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Orphan Trains Essay

Throughout the generations America has transformed and evolved drastically to become the nation it is today. Many can argue that several things have happened in America that are what shaped it to the country it is today industrially, socially and economically. A man by the name of Charles brace had a dream of getting underprivileged children off the streets and gave them the tools and opportunities to live great normal lives.

Between 1854- 1929 an estimated 200,000 American children, some orphaned or half-orphaned, others abandoned- but all in need of families- traveled west by rail as part of a “placing out” program started by Charles, called the Children’s Aid Society. (Warren, 4) This dream exploded around the U. S into what is now known as The Orphan Train Movement; a movement that sparked opportunity and new life for underprivileged children. Early on in American History, children who were left by their families were usually left to be cared for by their relatives or neighbors.

There were very few services at the time to help struggling families in need, or to even rescue children. It was in the late 1800’s and even as late as the 1900’s where laws advocating children’s rights were being enacted. The only places where children could be left at the time were Orphanages and most were extremely overcrowded and uncomfortable. Children were not given much time or attention or even food. Adoption was not yet universally popular at the time, and there were not many laws protecting the rights of children. Often times in a lower to middle class household a family relied on its children to work in order to make ends meet.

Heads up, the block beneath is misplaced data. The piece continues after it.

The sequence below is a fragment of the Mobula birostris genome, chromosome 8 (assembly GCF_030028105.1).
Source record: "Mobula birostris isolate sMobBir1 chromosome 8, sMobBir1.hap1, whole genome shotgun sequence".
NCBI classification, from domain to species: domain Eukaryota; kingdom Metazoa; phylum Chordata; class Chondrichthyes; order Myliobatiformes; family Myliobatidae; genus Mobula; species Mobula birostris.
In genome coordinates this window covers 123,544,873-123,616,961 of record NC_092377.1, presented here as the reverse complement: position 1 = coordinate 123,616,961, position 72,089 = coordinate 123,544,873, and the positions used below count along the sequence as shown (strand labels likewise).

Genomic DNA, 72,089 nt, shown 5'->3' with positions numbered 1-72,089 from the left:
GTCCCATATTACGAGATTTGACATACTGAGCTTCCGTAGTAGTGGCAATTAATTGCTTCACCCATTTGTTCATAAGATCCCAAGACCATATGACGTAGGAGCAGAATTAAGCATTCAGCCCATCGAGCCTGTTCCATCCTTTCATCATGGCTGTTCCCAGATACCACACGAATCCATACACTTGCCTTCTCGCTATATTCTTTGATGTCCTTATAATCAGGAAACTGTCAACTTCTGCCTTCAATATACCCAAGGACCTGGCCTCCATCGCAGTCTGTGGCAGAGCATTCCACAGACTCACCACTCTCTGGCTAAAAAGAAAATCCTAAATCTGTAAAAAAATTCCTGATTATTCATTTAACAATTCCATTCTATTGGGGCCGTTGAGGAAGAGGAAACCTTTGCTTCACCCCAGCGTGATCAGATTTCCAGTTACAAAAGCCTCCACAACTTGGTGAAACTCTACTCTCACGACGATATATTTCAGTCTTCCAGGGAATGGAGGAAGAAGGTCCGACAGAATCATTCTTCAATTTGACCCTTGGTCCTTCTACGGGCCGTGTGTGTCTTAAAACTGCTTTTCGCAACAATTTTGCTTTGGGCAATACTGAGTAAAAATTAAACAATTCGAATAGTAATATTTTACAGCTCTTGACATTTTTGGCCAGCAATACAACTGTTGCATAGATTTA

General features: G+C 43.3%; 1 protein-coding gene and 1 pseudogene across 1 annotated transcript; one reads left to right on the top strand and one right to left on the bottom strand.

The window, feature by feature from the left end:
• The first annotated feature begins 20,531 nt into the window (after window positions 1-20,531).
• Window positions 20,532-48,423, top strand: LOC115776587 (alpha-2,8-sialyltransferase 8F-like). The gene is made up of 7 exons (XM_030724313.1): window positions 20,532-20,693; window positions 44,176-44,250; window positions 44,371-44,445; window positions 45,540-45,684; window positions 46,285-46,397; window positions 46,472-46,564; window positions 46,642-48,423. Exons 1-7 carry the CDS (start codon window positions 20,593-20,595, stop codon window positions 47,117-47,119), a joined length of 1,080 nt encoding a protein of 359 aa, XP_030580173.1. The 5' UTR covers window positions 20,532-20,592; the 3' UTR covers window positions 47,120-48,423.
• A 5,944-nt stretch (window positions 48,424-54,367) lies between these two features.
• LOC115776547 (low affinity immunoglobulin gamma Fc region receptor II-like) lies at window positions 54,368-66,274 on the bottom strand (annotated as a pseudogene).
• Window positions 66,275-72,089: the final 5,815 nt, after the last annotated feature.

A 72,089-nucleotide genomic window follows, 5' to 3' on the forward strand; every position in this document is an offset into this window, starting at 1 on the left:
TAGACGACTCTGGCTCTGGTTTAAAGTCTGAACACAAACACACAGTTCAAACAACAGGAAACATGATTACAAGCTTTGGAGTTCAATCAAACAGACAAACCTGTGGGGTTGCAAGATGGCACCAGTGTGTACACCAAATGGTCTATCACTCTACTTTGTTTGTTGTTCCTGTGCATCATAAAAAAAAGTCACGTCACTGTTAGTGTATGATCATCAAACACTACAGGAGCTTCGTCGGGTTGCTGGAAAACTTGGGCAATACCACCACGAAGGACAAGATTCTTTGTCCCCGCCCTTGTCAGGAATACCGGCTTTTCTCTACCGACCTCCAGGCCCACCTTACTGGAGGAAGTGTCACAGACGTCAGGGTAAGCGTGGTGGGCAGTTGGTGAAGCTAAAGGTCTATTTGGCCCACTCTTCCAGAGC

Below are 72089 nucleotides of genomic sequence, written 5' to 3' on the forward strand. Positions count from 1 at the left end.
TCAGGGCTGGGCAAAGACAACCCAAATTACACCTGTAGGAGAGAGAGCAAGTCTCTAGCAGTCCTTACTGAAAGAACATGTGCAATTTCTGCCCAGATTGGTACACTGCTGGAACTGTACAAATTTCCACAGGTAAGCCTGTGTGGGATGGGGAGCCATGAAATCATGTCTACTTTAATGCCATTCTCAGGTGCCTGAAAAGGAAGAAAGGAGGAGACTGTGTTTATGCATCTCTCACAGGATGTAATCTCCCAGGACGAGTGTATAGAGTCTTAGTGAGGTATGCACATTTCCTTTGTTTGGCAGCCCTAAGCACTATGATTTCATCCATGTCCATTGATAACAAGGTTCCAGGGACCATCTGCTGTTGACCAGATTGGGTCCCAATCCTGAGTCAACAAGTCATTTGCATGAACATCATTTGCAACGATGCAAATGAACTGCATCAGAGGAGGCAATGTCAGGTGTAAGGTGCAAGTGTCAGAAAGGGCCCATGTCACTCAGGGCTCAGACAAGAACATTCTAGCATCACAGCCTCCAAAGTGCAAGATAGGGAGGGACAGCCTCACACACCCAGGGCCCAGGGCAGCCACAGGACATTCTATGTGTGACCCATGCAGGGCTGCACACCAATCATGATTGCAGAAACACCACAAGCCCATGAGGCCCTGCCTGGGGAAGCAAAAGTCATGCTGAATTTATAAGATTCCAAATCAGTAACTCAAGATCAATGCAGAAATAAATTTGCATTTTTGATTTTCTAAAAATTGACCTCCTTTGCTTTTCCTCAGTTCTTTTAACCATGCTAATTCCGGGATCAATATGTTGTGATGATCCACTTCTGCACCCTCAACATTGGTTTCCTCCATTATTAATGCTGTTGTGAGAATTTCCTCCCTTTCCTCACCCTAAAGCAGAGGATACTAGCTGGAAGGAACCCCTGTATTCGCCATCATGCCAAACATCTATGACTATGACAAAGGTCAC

For many families it was a struggle but manageable, however, for others it was just too much and this lead to many children being left on the streets of major cities, like New York and Manhattan. Charles Brace originally arrived in New York City in 1848 to study Theology but could not help but notice the overflow of abandoned children living on the streets. Brace had made a trip to Europe, where he saw first-hand how orphans were being taken by charitable organizations to areas where they were better off with families that would raise them as their own children.

After this trip Charles decided to take that concept and start his own. By 1853 Charles Brace founded the Children’s Aid Society, which was derived from the same principles he witnessed in an Institute during his time in Germany. Charles’ goal was to give children access to education as well as jobs who would not have had the opportunity otherwise. A quote from Charles Brace says “The best of all Asylums for the outcast child is the farmers’ home. The great duty is to get these children of unhappy fortune utterly out of their surroundings and to send them away to kind Christian homes in the country.